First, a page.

Live wine blogging from WBC11 in Charlottesville, Virginia

The fourth annual Wine Bloggers Conference started officially at 1 PM today in Charlottesville, Virginia, with a great, down to earth keynote speech from Jancis Robinson, followed by breakout sessions (including the one on local wine, which I was happy  to take part in with Lenn Thompson, Frank Morgan and Dave McIntyre).

But now, the crazy stuff is back: the first of two speed-dating sessions where wineries have five minutes to introduce a wine that we blog about live, also in the same five minutes. Quick, exciting, no time for second impressions, which I always like.

The notes will be added as the wines are poured. Ready, set…

Tabarrini Adarmando 2008

Slightly vegetal nose on this unoaked trebbiano spoletino that sees extended lees contact, made in Montefalco, Umbria. A unique vineyard, says the winemaker, of 70-year old vines. There is a depth to the wine that is interesting, probably partly from old vines, partly from the lees contact. Good value for the retail price of 17-22$. Some tropical notes, good length, and a combination of fattiness and good acid that I like. Original.

Michael Shaps 2008 Monticello Viognier, Virginia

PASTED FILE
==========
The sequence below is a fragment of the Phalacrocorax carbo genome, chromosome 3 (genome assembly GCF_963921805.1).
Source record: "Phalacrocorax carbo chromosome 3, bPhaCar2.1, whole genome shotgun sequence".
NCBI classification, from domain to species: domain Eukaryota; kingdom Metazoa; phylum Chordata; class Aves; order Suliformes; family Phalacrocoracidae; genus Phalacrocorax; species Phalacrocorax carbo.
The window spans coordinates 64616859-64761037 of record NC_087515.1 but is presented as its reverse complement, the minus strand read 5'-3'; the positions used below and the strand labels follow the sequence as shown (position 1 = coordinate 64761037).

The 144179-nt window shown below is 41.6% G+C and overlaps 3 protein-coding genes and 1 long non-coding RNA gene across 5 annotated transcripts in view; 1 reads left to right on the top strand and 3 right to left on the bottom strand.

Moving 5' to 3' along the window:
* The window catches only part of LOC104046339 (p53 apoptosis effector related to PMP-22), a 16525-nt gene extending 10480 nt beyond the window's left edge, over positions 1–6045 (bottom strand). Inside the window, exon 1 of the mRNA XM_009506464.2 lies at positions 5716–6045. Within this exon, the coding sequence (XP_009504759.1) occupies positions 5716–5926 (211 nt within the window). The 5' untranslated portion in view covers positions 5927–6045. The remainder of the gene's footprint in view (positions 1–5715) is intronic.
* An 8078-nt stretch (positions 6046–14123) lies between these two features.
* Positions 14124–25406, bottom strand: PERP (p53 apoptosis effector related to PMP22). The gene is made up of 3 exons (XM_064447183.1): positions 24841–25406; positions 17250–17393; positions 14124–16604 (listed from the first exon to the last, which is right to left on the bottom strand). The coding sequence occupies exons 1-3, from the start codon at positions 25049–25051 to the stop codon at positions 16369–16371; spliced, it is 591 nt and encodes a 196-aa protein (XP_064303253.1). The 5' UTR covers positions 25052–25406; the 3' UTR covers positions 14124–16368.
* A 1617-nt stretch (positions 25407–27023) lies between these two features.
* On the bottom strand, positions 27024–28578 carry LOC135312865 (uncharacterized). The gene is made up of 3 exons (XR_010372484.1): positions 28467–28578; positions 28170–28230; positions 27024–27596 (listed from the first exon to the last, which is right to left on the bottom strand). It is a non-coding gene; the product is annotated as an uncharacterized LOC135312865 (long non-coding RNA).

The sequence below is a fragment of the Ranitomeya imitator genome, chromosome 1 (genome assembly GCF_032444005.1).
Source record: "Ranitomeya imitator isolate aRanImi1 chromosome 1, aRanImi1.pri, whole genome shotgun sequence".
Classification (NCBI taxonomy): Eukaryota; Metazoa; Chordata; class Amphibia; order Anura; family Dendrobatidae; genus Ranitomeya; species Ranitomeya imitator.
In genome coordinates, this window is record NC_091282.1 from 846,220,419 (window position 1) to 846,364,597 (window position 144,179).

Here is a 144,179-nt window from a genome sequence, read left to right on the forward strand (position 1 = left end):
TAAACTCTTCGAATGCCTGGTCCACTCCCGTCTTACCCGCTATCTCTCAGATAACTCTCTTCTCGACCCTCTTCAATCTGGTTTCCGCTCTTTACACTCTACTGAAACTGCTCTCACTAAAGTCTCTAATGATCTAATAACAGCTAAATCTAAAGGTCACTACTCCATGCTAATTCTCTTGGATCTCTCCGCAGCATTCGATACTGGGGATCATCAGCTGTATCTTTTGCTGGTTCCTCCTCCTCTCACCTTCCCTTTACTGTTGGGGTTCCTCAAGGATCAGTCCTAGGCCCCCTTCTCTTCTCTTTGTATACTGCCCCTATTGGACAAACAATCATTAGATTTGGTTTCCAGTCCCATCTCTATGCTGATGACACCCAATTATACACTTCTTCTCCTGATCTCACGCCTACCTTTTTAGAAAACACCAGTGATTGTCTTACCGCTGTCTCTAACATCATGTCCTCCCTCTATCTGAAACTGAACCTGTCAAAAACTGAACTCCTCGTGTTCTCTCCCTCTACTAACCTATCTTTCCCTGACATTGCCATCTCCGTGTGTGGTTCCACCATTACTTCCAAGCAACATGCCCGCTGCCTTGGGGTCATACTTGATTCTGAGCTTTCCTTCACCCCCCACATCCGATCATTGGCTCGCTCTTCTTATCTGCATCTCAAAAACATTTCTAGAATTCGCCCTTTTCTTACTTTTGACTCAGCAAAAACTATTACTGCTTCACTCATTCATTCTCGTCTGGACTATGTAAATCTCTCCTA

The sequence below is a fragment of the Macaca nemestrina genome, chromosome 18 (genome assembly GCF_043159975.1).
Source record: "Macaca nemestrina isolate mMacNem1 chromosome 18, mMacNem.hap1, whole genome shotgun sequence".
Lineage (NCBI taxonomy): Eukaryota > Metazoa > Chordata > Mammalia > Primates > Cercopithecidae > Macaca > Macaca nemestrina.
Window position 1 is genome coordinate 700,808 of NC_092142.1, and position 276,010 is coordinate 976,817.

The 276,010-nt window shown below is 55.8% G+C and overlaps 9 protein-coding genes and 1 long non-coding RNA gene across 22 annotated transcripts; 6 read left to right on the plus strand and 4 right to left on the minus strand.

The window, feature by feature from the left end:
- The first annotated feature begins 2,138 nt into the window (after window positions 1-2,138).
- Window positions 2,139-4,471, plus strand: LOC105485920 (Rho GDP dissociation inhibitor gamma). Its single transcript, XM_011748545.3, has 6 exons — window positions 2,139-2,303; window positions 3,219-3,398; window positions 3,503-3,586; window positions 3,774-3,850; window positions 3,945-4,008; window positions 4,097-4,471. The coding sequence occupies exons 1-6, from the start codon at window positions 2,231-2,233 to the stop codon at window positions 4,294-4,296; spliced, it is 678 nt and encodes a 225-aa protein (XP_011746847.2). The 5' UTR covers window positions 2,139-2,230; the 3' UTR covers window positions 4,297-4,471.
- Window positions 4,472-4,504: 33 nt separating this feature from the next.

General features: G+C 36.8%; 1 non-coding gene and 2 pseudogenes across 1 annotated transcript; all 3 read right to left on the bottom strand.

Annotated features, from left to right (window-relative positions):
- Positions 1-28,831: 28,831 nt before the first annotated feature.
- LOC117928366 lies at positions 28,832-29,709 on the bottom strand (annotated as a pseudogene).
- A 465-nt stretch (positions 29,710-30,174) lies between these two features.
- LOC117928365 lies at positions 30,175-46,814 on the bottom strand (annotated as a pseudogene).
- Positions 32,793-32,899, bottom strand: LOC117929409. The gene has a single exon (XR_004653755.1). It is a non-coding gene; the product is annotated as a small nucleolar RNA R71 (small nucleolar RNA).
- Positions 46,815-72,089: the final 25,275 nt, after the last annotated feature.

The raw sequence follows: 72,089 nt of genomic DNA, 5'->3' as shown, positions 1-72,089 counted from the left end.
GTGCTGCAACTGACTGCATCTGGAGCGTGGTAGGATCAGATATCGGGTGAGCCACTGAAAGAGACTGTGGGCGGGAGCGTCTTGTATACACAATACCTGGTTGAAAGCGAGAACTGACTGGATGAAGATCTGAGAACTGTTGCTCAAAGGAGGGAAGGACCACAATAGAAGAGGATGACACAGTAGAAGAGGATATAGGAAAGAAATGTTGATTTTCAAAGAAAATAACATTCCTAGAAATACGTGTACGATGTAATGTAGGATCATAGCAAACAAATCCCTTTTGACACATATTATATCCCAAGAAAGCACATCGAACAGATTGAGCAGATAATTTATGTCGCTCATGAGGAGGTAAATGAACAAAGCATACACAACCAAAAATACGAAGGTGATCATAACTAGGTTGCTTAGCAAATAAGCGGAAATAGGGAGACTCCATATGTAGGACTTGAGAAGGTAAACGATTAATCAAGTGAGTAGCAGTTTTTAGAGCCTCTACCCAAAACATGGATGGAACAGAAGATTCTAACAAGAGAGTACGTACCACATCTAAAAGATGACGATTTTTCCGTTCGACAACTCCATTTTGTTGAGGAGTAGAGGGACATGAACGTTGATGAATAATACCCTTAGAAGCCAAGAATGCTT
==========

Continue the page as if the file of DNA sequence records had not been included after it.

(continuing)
Small production viognier (couple of hundred cases) made at WineWorks. Glad to taste my first Virginia viognier, which seems to be gaining a following. Pretty fresh nose with a slightly leesy character. Feels a little tight. Very fatty, significant texture, sharp acid. It is certainly very young. Vinified in stainless, bottled early on. Interesting, but I’d like to have more time with it to have a more definite opinion.

Jefferson Vineyard 2010 pinot gris, Virginia

86 % pinot gris and 14% viognier in this wine from this local Charlottesville winery. Property has a historical connection to *the* Jefferson. This wine was bottled in April. It’s a little reserved, nose has a limited apple expression. Mouth is dry, with good weight, and the apple character of PG with a little papaya or tropical notes in the back. Retails for 18.95$. Okay, but a little more grigio than gris to me.

Sivas-Sonoma 2010 Sauvignon Blanc

Made by the Sebastiani family in Sonoma County. The winery production is 10,000 cases on four varieties. The sauvignon blanc is Sonoma County, mostly from the Sonoma Valley (62%) and from Russian River (38%). Those who follow me know my dislike for NZ sauvignon blanc, and sadly, this one has the grassy, vegetal, slightly stereotyped nose I can’t really take. Things are better on the mouth, for me, with a white grapefruit component and some herbal notes. Well-made in its style – it’s too bad it’s a style I can’t stand.

Maycas del Limari 2008 Chardonnay, Limari Valley, Chile

Oak-fermented chardonnay from the Limari Valley, north of Santiago. 10 months in oak – but not new. Pretty nice and crisp, with a fair bit of oak, but the acidity and freshness keep it together. No malo on the wine, to preserve that freshness. There’s a nice white fruit character, floral elements. The nose didn’t speak to me much, but the wine is pretty pleasant, if a little constrained in style. True enough, it is a 2008, and could keep going for a good while. For 20$, no complaints.